Matthew Griffin, described as “The Adviser behind the Advisers” and a “Young Kurzweil,” is the founder and CEO of the World Futures Forum and the 311 Institute, a global Futures and Deep Futures consultancy working between the dates of 2020 to 2070, and is an award winning futurist, and author of “Codex of the Future” series. Regularly featured in the global media, including AP, BBC, CNBC, Discovery, RT, and Viacom, Matthew’s ability to identify, track, and explain the impacts of hundreds of revolutionary emerging technologies on global culture, industry and society, is unparalleled. Recognised for the past six years as one of the world’s foremost futurists, innovation and strategy experts Matthew is an international speaker who helps governments, investors, multi-nationals and regulators around the world envision, build and lead an inclusive, sustainable future. A rare talent Matthew’s recent work includes mentoring Lunar XPrize teams, re-envisioning global education and training with the G20, and helping the world’s largest organisations envision and ideate the future of their products and services, industries, and countries. Matthew's clients include three Prime Ministers and several governments, including the G7, Accenture, Bain & Co, BCG, Credit Suisse, Dell EMC, Dentons, Deloitte, E&Y, GEMS, Huawei, JPMorgan Chase, KPMG, Lego, McKinsey, PWC, Qualcomm, SAP, Samsung, Sopra Steria, T-Mobile, and many more.
WHY THIS MATTERS IN BRIEF
Quantum computers are getting closer to being commercialised, and this moves us one big step closer.
A month after Google did, and oddly did not, reveal that its own quantum computer just passed Quantum Supremacy to become the world’s most powerful computer of all time, IBM who unveiled the world’s first, again questionably, “commercial” quantum computer recently, is continuing to push its quantum computing efforts forward, announcing that it will soon make a 53-qubit quantum computer, its most powerful yet, available to clients of its IBM Q Network.
The new system, which is scheduled to go online in the middle of next month, will be the largest universal quantum computer available for external use yet as quantum computing overcomes yet another milestone in its young history.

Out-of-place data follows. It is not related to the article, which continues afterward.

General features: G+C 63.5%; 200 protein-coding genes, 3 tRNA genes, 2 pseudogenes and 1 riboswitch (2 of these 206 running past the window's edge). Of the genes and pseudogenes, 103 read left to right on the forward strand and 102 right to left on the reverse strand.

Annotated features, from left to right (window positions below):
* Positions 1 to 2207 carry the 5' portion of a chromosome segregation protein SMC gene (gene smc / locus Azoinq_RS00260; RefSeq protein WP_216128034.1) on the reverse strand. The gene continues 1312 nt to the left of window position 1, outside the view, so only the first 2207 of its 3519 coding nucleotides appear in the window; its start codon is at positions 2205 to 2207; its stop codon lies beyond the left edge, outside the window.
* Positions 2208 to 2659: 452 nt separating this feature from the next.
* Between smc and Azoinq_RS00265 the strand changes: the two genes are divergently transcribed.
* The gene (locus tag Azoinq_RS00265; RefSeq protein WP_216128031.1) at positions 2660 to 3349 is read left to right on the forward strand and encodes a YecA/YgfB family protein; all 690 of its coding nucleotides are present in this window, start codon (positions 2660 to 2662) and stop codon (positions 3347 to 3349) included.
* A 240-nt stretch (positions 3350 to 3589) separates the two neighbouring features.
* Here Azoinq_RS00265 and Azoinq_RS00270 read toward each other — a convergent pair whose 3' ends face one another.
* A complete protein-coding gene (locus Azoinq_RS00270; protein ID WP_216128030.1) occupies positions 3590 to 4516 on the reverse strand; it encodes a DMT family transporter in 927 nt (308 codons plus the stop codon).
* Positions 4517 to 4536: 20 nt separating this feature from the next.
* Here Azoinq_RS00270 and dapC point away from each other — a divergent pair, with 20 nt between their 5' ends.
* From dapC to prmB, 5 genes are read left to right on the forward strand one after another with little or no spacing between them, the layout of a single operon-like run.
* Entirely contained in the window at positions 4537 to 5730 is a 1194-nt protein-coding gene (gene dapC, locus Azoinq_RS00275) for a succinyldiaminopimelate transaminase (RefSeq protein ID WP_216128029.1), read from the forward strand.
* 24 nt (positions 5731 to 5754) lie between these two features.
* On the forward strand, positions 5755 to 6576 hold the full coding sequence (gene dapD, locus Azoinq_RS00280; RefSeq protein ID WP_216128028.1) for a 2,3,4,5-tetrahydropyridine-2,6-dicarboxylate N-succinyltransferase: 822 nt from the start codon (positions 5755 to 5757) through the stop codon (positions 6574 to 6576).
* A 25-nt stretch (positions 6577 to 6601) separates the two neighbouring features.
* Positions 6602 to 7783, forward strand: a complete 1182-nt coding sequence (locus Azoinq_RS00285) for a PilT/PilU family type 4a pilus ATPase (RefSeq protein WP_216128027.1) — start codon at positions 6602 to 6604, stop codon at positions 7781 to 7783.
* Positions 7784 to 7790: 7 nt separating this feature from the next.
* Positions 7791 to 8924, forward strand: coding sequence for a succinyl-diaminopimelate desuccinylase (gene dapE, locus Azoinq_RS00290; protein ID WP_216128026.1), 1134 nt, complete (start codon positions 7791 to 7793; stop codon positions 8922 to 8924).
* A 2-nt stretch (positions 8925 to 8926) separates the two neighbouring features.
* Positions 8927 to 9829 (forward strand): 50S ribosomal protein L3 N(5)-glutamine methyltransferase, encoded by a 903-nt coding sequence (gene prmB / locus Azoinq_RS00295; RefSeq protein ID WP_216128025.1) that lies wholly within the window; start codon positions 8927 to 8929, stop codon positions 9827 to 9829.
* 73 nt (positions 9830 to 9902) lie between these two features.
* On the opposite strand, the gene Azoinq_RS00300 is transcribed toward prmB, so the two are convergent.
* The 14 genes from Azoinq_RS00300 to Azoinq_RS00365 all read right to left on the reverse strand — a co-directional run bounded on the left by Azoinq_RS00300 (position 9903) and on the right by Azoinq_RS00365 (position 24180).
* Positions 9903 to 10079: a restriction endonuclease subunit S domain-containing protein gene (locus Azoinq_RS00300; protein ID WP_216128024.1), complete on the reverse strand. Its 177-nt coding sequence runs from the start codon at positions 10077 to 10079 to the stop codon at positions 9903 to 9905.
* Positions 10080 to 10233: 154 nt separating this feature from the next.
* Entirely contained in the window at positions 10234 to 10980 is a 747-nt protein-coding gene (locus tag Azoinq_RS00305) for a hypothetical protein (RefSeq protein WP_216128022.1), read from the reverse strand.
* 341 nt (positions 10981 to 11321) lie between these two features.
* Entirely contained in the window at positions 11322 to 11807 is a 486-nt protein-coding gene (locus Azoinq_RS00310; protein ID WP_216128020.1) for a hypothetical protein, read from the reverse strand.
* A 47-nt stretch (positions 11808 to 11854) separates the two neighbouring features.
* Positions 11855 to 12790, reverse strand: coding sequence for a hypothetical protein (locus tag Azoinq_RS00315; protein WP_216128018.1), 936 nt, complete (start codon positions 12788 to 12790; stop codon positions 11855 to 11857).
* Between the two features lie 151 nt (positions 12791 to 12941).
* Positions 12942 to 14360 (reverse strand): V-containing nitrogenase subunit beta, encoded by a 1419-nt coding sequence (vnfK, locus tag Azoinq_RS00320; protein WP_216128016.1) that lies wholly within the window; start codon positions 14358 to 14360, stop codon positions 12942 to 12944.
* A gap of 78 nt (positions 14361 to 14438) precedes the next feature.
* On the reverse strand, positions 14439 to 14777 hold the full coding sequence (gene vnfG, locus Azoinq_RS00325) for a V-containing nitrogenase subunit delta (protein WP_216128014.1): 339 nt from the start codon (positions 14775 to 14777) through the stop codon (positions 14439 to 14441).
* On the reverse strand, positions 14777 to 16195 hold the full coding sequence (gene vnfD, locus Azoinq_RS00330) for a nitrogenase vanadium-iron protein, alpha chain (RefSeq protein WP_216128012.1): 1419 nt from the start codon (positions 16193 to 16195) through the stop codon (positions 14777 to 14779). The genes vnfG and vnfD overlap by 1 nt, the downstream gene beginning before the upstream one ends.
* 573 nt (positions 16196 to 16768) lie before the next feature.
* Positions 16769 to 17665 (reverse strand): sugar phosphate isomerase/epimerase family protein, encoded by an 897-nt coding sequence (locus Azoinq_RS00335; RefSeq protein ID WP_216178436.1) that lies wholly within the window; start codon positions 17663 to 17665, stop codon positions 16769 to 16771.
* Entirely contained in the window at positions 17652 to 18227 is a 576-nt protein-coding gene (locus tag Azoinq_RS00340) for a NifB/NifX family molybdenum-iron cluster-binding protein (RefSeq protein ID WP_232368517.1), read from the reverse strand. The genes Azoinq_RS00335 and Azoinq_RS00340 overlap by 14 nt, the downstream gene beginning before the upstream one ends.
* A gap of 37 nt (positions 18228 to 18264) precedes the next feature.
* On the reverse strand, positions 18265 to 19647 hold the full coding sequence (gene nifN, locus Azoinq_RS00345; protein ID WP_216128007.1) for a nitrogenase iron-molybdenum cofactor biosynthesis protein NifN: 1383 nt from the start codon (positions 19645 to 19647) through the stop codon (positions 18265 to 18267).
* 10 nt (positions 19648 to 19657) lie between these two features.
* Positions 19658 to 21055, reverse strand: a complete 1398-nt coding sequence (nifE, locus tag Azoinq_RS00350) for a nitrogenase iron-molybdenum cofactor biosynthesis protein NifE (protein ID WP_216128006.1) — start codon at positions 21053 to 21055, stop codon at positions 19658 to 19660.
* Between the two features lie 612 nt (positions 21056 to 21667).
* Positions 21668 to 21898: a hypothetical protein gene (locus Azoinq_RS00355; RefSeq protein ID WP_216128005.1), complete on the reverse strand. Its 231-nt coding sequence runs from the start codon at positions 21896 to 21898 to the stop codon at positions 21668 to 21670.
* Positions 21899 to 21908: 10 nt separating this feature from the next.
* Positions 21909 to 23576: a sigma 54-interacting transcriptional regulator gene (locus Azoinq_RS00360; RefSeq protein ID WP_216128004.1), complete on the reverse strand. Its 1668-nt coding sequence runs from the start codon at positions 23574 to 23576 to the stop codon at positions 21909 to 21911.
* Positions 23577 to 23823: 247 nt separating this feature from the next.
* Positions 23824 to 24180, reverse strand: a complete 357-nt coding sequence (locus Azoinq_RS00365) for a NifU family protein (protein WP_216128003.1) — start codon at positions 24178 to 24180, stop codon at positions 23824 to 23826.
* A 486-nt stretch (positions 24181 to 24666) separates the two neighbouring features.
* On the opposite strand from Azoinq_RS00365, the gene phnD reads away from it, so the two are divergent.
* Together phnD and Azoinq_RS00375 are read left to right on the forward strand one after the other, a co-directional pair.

The new machine will be part of IBM’s new Quantum Computation Center in New York State, which the company announced at the same time. The new center, which is essentially a data center for IBM’s quantum machines, will also feature five 20-qubit machines, but that number will grow to 14 within the next month. IBM promises a 95% service availability for its quantum machines.
IBM notes that the new 53-qubit system introduces a number of new techniques that enable the company to launch larger, more reliable systems for cloud deployments, and it features more compact custom electronics for improving scaling and lower error rates, something that Microsoft too have been focusing on but using an alternative quantum technology based on Fermions, as well as a new processor design.
“Our global momentum has been extraordinary since we put the very first quantum computer on the cloud in 2016, with the goal of moving quantum computing beyond isolated lab experiments that only a handful organisations could do, into the hands of tens of thousands of users,” said Dario Gil, the director of IBM Research. “The single goal of this passionate community is to achieve what we call Quantum Advantage, producing powerful quantum systems that can ultimately solve real problems facing our clients that are not viable using today’s classical methods alone, and by making even more IBM Quantum systems available we believe that goal is achievable.”
The fact that IBM is now opening this Quantum Computation itself, of course, is a pretty good indication about how serious the company is about its quantum efforts. The company’s quantum program also now supports 80 partnerships with commercial clients, academic institutions and research laboratories. Some of these have started to use the available machines to work on real-world problems, though the current state of the art in quantum computing is still not quite ready for solving anything but toy problems and testing basic algorithms.